There is a clear difference between modeling approaches for change detection and change prediction. For the latter there is a need for a physically based model which allows parameterization of land use changes for simulations under changed conditions. For change detection, on the other hand, a model is needed that reliably reproduces the runoff series, which would have been observed if there had been no change. Here conceptual models are a suitable choice; it has been often shown that for situations with calibration, these models perform equally well or even better than more complex models [e.g., Breuer et al., 2009]. Furthermore, for conceptual models it is possible to obtain model parameters by calibration, and these model parameters can then also be used to investigate hydrological changes. Therefore, conceptual models with less parameters are more suitable for change detection than physical-based models.
 In our study of the Blue Nile Basin, we used modeling to detect whether the hydrological regime has changed between three 15 year periods of the 45 years' observed record (1960–2004). We did this in three separate ways, (i) testing changes in model parameters between the three periods; (ii) analyzing the changes in model residuals between the periods; and (iii) comparing the runoff simulations produced by the parameters from the different periods when used with the climate input of the entire time series. This study also aimed to evaluate model-based hydrological change detection methods.
2. Studied Watersheds
2.1. Blue Nile Basin and Study Watersheds
 The Blue Nile Basin, also called the Abbay in Ethiopia, is the part of the Nile Basin that flows from the northwest of Ethiopia. It covers an area of about 200,000 km2 area within Ethiopia. The Blue Nile lies between 34.5–39.7 dd (decimal degrees) E longitude and 7.8–12.7 dd N latitude. This basin comprises 6.7% of the whole Nile Basin surface area; yet it produces 62% (51 × 109 m3 yr−1) of the Nile River flow, at Aswan in Egypt [Ministry of Water Resources, 1999]. The Blue Nile's flow is characterized by seasonal variability; with 82% of the annual flow occurring during the rainy period July−October. The mean annual rainfall in the basin ranges from 800 to 2200 mm [Ministry of Water Resources, 1998].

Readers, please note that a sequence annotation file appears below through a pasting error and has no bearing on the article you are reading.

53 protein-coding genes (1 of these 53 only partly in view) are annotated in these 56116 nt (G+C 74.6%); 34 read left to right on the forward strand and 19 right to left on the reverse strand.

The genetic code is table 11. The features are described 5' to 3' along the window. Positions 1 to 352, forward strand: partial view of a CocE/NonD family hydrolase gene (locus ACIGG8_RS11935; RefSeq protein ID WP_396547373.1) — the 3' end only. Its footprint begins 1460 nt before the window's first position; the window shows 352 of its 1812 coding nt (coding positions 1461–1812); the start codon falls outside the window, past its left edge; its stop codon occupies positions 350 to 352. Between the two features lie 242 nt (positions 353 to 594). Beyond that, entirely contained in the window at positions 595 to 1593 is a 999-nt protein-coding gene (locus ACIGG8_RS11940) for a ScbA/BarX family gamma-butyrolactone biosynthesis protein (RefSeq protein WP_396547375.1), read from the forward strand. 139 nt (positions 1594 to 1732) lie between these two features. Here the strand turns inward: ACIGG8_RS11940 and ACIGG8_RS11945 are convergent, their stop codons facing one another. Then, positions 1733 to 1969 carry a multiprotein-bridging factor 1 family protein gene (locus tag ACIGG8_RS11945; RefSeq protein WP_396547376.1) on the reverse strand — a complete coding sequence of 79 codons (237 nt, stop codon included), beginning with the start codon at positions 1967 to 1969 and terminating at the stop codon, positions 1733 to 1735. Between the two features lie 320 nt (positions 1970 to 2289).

Four watersheds from different parts of the basin were considered in this study; Birr, Upper-Didesa, Gilgel Abbay, and Koga (Figure 1). Three of them, Birr, Gilgel Abbay, and Koga, are located in the north-central part of the basin, while Upper-Didesa is in the south. These watersheds have distinct watershed characteristics, especially with regard to land cover change history during 1960−2001 (Table 1). In particular, the degradation of the natural forest started earlier in the north than the south [Bekele, 2003]. The northern watersheds had lost much of their forests already in 1960, while there is still a significant amount of natural forest in the south. The watersheds are also characterized by differences in size, climate, and geology.
Table 1. Geographical, Hydrometeorological, and Land Resource Description of Study Watersheds
Sources for land cover status were Gebrehiwot et al.  and Gebrehiwot .
Sources for soil and geology were Ministry of Water Resources  and Gebrehiwot et al. .
>20% covered with forests
15%–20% covered with forests
<15% covered with forests
Haplic luvisols, deep alisols, and dominated by tuff basalt rocks
∼90% covered with forests
60%–80% covered with forests
∼50% covered with forests
Regosols and calcic vertisols, with volcanic rocks and basalts
∼7% covered with forests
1%–4% covered with forests
∼5% covered with forests
Luvisols, and geology is dominated by tuff basalts
>20% covered with forests
2%–5% covered with forests
∼1% covered with forests
Luvisols, and geology is dominated by tuff basalts
2.2.1. Hydrometeorological Data
 Daily rainfall, daily mean air temperature, mean daily potential evapotranspiration (PET) for each month, and daily stream flow data were used in the modeling. Rainfall and temperature data were provided by the National Meteorological Service Agency of Ethiopia. As there are no meteorological stations located within the study watersheds, data from neighboring stations were used to estimate watershed rainfall. Eight stations were used, and there were two to four stations for each watershed; Debre Markos and Feres Bet for Birr; Arjo, Bedele, Chira, and Gatira for Upper-Didesa; Bahir Dar, Dangila, Debre Markos, and Feres Bet for Gilgel Abbay; and Bahir Dar and Dangila for Koga (Figure 1). These stations were selected based on consistency of the data availability since 1960. The areal rainfall was calculated as a weighted mean where the weights were determined by the Thiesen polygon method. Missing data from some stations were filled in based on nearby stations and a correlation analysis between individual stations [Mellander et al., 2013].